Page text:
Berkshire's premier detainment facility, Reading Gaol, was modelled on the New Model Prison at Pentonville and opened in 1844. It took a new approach to confinement, replacing dormitories with individual cells, here laid out on three levels along three long wings. The cells continued in use until 2013, refitted and upgraded, and were last used as a young person's detention centre. And with the building standing empty, exhibitioneers Artangel have taken temporary possession and filled it with a diversity of artistic commissions. Art plus History = Wonder.

Reading's most famous prisoner was Oscar Wilde, incarcerated here in 1895 after unwisely prosecuting his lover's father for libel. Two years hard labour broke his spirit, but also inspired two of his most famous works - the unaddressed love letter De Profundis, and The Ballad of Reading Gaol, an anonymous poem written later subsequently in Paris exile. So Oscar was the obvious focus for Artangel's contributory artists, and the opportunity to stand in his cell a compelling draw.

It's an peculiar experience to walk deliberately into a prison building, across the courtyard and through the internal unlocked gate into the heart of the institution. The inside of this Victorian jail looks utterly archetypal, as seen in dozens of crime dramas over the years, with thin narrow staircases rising through protective netting to galleries on the upper levels, and a high vaulted roof illuminated in striplight gloom. Look once to see middle class art lovers on a creative safari, but think harder and it's easy to picture generations of convicts slopping out, or queues patiently filing out for daily exercise, perhaps even a minor riot.

It's worth £9 simply for the opportunity to walk round freely inside a prison and explore. For many a convicted felon and for many a year these walls were all they knew, and for the best part of that a single cell. Dozens are open for you to step inside, a single high window at the far end, and a modern metal washbasin/toilet insert plumbed partway down. Some have latticed beds, perhaps a chunky table and blocky chair, each chosen for their unchuckability rather than for aesthetics. Others are completely empty, an echoing space, with room for pacing up and down and not much more.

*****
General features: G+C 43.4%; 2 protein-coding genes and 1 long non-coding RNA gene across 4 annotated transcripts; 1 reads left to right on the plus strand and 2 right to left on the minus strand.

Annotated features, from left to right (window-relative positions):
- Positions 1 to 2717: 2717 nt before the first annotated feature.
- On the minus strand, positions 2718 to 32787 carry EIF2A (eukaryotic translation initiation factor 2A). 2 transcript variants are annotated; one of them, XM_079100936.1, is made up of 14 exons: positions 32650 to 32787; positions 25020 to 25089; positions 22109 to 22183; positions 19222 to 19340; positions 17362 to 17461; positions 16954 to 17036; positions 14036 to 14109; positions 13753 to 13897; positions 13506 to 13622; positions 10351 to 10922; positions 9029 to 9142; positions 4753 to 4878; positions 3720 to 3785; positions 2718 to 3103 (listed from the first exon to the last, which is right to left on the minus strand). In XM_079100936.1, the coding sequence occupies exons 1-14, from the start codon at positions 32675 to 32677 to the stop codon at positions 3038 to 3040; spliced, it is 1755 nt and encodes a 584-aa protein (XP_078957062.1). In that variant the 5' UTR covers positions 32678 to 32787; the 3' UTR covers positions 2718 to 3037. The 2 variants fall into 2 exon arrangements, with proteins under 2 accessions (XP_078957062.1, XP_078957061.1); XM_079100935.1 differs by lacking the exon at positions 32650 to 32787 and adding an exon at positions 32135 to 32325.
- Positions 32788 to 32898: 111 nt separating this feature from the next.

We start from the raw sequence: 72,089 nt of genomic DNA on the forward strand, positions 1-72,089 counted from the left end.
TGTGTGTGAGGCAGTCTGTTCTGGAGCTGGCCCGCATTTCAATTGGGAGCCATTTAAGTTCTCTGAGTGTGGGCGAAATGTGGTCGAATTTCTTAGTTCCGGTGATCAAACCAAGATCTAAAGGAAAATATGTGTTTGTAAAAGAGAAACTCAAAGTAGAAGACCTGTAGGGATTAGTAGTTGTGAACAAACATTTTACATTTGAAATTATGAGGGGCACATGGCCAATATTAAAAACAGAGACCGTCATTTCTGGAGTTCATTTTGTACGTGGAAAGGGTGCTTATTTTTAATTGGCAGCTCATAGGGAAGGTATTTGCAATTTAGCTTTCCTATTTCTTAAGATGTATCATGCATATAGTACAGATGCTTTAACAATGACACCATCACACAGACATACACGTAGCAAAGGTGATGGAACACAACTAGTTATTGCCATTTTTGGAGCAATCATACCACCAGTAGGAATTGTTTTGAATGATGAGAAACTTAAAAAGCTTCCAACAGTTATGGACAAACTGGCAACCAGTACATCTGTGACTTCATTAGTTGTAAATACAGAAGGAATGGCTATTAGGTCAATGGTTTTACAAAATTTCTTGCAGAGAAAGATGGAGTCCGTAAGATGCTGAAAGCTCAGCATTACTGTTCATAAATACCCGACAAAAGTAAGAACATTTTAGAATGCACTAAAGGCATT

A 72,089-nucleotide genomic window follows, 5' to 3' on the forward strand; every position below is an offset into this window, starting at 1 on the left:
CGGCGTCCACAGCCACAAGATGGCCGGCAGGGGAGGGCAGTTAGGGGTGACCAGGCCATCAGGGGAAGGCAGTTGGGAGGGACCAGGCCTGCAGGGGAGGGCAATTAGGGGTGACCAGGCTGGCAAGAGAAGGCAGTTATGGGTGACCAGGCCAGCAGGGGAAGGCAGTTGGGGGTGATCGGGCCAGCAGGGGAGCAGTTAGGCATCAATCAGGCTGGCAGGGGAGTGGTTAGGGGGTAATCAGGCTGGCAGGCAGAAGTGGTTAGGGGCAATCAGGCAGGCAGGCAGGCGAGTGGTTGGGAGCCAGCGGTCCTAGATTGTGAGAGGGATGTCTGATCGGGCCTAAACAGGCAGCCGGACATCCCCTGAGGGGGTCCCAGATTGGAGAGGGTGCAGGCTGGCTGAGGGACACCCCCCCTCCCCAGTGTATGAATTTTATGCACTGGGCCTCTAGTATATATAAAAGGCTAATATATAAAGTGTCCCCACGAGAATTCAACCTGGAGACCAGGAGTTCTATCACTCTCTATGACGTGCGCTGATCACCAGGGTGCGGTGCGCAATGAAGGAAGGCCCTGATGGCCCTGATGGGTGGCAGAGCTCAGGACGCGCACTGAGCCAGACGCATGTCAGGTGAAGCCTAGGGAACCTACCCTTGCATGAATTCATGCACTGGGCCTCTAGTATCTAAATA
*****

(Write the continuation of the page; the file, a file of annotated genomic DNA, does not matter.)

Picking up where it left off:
Oscar's cell was C.3.3. on the second floor, since renumbered C.2.2. after some sacrilegious internal rationalisation. For this exhibition it's been left art-free, but with a single pink rose on the table and an unlit candle alongside. There are two power points and a shelf, luxuries Wilde wouldn't have known in his lifetime, plus a handful of orange lino tiles to break the pattern of the floor. It's easy to imagine how an even emptier lockup would have driven a social genius to empty desperation. Wilde was fortunate that the governor eventually allowed him more than the regulation one book a week from the prison library, and copies of his lending choices are displayed in neighbouring cells.

The art elsewhere is quite varied, but a good excuse to explore every corner of the building. Some of the artists have provided paintings, in Wolfgang Tillmans' case self portraits of himself reflected in two of the cells' distorted mirrors. Other artists have gone for video presentations, with forbidden sexuality a common theme, and one particular cell has a warning outside of explicit adult content, which I can confirm is an erectile understatement.